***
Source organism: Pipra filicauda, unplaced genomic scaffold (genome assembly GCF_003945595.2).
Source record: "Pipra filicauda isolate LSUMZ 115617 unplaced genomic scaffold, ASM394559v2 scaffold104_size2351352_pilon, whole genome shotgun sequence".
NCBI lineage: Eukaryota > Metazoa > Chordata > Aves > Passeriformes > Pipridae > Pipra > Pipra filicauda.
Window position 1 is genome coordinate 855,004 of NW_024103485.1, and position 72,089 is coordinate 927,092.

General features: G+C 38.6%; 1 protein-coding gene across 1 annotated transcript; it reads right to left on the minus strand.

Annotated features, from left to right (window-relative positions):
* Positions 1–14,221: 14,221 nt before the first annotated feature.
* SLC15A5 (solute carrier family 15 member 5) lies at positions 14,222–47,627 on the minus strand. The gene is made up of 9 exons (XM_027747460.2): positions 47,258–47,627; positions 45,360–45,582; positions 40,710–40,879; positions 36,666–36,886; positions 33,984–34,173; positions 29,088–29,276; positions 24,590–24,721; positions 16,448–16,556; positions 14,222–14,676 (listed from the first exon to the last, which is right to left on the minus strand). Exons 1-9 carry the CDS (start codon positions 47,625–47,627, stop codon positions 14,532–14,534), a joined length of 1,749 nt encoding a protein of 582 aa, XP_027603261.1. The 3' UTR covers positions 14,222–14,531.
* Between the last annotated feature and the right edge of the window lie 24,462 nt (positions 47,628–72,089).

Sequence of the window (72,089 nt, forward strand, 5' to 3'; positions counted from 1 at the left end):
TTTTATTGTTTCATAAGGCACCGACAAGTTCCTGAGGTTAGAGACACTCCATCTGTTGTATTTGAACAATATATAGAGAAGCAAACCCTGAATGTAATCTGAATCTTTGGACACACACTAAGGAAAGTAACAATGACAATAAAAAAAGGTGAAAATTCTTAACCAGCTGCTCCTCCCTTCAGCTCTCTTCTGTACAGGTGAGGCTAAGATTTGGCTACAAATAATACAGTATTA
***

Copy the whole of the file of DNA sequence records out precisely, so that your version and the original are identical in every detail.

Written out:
Source organism: Pipra filicauda, unplaced genomic scaffold (genome assembly GCF_003945595.2).
Source record: "Pipra filicauda isolate LSUMZ 115617 unplaced genomic scaffold, ASM394559v2 scaffold104_size2351352_pilon, whole genome shotgun sequence".
NCBI lineage: Eukaryota > Metazoa > Chordata > Aves > Passeriformes > Pipridae > Pipra > Pipra filicauda.
Window position 1 is genome coordinate 855,004 of NW_024103485.1, and position 72,089 is coordinate 927,092.

General features: G+C 38.6%; 1 protein-coding gene across 1 annotated transcript; it reads right to left on the minus strand.

Annotated features, from left to right (window-relative positions):
* Positions 1–14,221: 14,221 nt before the first annotated feature.
* SLC15A5 (solute carrier family 15 member 5) lies at positions 14,222–47,627 on the minus strand. The gene is made up of 9 exons (XM_027747460.2): positions 47,258–47,627; positions 45,360–45,582; positions 40,710–40,879; positions 36,666–36,886; positions 33,984–34,173; positions 29,088–29,276; positions 24,590–24,721; positions 16,448–16,556; positions 14,222–14,676 (listed from the first exon to the last, which is right to left on the minus strand). Exons 1-9 carry the CDS (start codon positions 47,625–47,627, stop codon positions 14,532–14,534), a joined length of 1,749 nt encoding a protein of 582 aa, XP_027603261.1. The 3' UTR covers positions 14,222–14,531.
* Between the last annotated feature and the right edge of the window lie 24,462 nt (positions 47,628–72,089).

Sequence of the window (72,089 nt, forward strand, 5' to 3'; positions counted from 1 at the left end):
TTTTATTGTTTCATAAGGCACCGACAAGTTCCTGAGGTTAGAGACACTCCATCTGTTGTATTTGAACAATATATAGAGAAGCAAACCCTGAATGTAATCTGAATCTTTGGACACACACTAAGGAAAGTAACAATGACAATAAAAAAAGGTGAAAATTCTTAACCAGCTGCTCCTCCCTTCAGCTCTCTTCTGTACAGGTGAGGCTAAGATTTGGCTACAAATAATACAGTATTA